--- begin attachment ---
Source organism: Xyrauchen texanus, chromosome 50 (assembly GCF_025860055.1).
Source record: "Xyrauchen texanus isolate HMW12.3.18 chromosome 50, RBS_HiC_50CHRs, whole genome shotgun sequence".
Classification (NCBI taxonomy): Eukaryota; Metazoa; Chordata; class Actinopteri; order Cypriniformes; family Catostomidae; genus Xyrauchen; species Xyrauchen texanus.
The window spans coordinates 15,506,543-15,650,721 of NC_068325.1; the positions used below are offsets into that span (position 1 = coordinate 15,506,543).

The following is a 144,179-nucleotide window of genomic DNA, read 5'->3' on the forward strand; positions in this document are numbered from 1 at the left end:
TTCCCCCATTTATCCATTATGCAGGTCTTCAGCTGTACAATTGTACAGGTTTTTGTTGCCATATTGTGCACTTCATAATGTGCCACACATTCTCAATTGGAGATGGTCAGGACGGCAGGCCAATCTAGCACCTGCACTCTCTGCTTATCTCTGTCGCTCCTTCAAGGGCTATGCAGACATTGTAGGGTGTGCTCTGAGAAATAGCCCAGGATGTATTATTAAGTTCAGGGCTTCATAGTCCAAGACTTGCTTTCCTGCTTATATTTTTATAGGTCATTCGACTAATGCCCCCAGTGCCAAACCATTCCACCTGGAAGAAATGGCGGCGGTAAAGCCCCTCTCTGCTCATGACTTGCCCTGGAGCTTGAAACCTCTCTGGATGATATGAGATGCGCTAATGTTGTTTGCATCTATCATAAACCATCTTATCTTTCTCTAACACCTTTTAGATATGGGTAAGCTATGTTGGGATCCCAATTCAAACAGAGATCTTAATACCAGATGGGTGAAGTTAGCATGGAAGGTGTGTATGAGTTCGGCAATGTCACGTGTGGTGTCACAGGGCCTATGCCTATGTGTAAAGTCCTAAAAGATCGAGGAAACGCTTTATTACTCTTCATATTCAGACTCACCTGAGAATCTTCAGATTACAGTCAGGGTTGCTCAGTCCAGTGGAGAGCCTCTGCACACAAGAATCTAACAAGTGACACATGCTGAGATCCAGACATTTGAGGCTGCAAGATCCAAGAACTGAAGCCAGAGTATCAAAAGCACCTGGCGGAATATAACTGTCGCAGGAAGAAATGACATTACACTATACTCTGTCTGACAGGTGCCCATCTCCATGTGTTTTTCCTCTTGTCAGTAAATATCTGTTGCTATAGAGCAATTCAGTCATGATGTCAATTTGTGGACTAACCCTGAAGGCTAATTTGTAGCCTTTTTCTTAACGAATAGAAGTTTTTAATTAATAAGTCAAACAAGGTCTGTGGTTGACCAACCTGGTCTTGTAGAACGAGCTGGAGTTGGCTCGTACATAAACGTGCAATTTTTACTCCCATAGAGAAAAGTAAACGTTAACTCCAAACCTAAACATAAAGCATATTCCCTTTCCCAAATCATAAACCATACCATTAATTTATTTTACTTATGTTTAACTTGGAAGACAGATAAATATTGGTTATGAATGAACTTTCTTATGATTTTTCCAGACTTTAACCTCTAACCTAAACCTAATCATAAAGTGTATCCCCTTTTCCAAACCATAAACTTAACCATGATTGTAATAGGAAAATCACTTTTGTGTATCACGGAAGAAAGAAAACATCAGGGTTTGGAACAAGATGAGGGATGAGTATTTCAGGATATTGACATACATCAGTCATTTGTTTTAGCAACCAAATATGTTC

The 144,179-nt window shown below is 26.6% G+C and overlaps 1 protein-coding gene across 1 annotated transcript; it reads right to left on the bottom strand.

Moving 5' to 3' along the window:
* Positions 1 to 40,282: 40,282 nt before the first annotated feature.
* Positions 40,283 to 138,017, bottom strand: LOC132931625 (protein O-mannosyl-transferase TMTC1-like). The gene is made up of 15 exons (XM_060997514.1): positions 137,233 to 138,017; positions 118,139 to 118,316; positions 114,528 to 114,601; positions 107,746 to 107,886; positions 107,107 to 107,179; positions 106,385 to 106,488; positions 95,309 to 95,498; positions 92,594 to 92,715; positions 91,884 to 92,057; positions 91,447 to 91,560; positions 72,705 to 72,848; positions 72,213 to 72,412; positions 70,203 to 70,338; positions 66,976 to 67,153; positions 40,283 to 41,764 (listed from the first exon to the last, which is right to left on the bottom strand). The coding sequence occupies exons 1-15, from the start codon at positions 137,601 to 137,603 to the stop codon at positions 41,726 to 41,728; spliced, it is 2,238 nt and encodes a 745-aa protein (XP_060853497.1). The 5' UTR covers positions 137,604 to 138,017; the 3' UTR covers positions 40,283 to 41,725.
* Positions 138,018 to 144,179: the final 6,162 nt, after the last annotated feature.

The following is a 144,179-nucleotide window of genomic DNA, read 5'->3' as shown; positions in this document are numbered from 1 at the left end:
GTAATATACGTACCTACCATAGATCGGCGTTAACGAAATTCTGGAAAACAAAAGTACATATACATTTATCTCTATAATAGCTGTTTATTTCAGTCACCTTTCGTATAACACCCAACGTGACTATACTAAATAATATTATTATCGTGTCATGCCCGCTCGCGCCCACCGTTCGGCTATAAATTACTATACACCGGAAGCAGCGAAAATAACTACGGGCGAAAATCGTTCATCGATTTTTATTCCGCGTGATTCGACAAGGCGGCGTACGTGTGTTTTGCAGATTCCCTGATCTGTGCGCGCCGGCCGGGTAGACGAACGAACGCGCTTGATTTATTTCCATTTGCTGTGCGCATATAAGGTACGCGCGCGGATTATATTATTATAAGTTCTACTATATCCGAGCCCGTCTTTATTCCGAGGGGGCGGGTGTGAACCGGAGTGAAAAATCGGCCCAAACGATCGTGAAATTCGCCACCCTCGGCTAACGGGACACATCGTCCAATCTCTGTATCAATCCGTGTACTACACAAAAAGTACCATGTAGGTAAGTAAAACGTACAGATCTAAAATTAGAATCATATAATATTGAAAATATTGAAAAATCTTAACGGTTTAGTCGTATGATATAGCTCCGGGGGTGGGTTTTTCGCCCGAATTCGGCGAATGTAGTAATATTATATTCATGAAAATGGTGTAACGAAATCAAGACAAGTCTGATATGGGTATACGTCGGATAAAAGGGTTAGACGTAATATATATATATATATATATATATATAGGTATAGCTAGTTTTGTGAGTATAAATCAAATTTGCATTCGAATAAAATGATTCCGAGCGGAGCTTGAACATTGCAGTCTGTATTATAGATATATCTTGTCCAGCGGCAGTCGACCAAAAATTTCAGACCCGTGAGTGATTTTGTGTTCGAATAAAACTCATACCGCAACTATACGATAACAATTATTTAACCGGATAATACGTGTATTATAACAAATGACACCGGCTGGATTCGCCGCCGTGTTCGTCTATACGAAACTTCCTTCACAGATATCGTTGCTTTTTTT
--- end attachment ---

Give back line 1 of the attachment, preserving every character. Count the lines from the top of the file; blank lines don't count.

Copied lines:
Source organism: Xyrauchen texanus, chromosome 50 (assembly GCF_025860055.1).